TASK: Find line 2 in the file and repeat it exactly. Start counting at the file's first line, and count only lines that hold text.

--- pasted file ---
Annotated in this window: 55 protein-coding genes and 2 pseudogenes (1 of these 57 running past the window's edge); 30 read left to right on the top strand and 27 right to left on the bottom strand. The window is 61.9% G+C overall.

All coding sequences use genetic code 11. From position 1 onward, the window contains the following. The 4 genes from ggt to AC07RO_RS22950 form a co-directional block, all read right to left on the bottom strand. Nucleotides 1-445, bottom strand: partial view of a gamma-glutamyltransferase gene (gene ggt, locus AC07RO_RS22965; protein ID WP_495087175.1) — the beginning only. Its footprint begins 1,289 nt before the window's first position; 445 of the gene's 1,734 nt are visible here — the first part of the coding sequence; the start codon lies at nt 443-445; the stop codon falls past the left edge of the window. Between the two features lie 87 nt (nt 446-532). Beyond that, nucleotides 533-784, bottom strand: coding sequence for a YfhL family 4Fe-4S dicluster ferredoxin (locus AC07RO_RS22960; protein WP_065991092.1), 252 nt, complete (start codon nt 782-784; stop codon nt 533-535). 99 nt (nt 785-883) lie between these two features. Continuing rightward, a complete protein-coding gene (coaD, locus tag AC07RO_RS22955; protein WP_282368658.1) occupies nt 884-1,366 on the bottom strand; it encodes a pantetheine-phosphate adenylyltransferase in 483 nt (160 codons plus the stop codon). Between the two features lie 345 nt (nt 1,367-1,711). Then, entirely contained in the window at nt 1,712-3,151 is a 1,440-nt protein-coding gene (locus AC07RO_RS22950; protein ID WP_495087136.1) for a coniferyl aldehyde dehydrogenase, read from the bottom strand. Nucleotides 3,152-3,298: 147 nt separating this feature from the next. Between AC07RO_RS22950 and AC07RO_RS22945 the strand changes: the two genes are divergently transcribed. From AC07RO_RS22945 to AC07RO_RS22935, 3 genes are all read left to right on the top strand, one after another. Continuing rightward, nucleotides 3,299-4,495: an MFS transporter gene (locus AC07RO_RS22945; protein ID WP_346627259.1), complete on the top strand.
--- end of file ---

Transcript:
All coding sequences use genetic code 11. From position 1 onward, the window contains the following. The 4 genes from ggt to AC07RO_RS22950 form a co-directional block, all read right to left on the bottom strand. Nucleotides 1-445, bottom strand: partial view of a gamma-glutamyltransferase gene (gene ggt, locus AC07RO_RS22965; protein ID WP_495087175.1) — the beginning only. Its footprint begins 1,289 nt before the window's first position; 445 of the gene's 1,734 nt are visible here — the first part of the coding sequence; the start codon lies at nt 443-445; the stop codon falls past the left edge of the window. Between the two features lie 87 nt (nt 446-532). Beyond that, nucleotides 533-784, bottom strand: coding sequence for a YfhL family 4Fe-4S dicluster ferredoxin (locus AC07RO_RS22960; protein WP_065991092.1), 252 nt, complete (start codon nt 782-784; stop codon nt 533-535). 99 nt (nt 785-883) lie between these two features. Continuing rightward, a complete protein-coding gene (coaD, locus tag AC07RO_RS22955; protein WP_282368658.1) occupies nt 884-1,366 on the bottom strand; it encodes a pantetheine-phosphate adenylyltransferase in 483 nt (160 codons plus the stop codon). Between the two features lie 345 nt (nt 1,367-1,711). Then, entirely contained in the window at nt 1,712-3,151 is a 1,440-nt protein-coding gene (locus AC07RO_RS22950; protein ID WP_495087136.1) for a coniferyl aldehyde dehydrogenase, read from the bottom strand. Nucleotides 3,152-3,298: 147 nt separating this feature from the next. Between AC07RO_RS22950 and AC07RO_RS22945 the strand changes: the two genes are divergently transcribed. From AC07RO_RS22945 to AC07RO_RS22935, 3 genes are all read left to right on the top strand, one after another. Continuing rightward, nucleotides 3,299-4,495: an MFS transporter gene (locus AC07RO_RS22945; protein ID WP_346627259.1), complete on the top strand.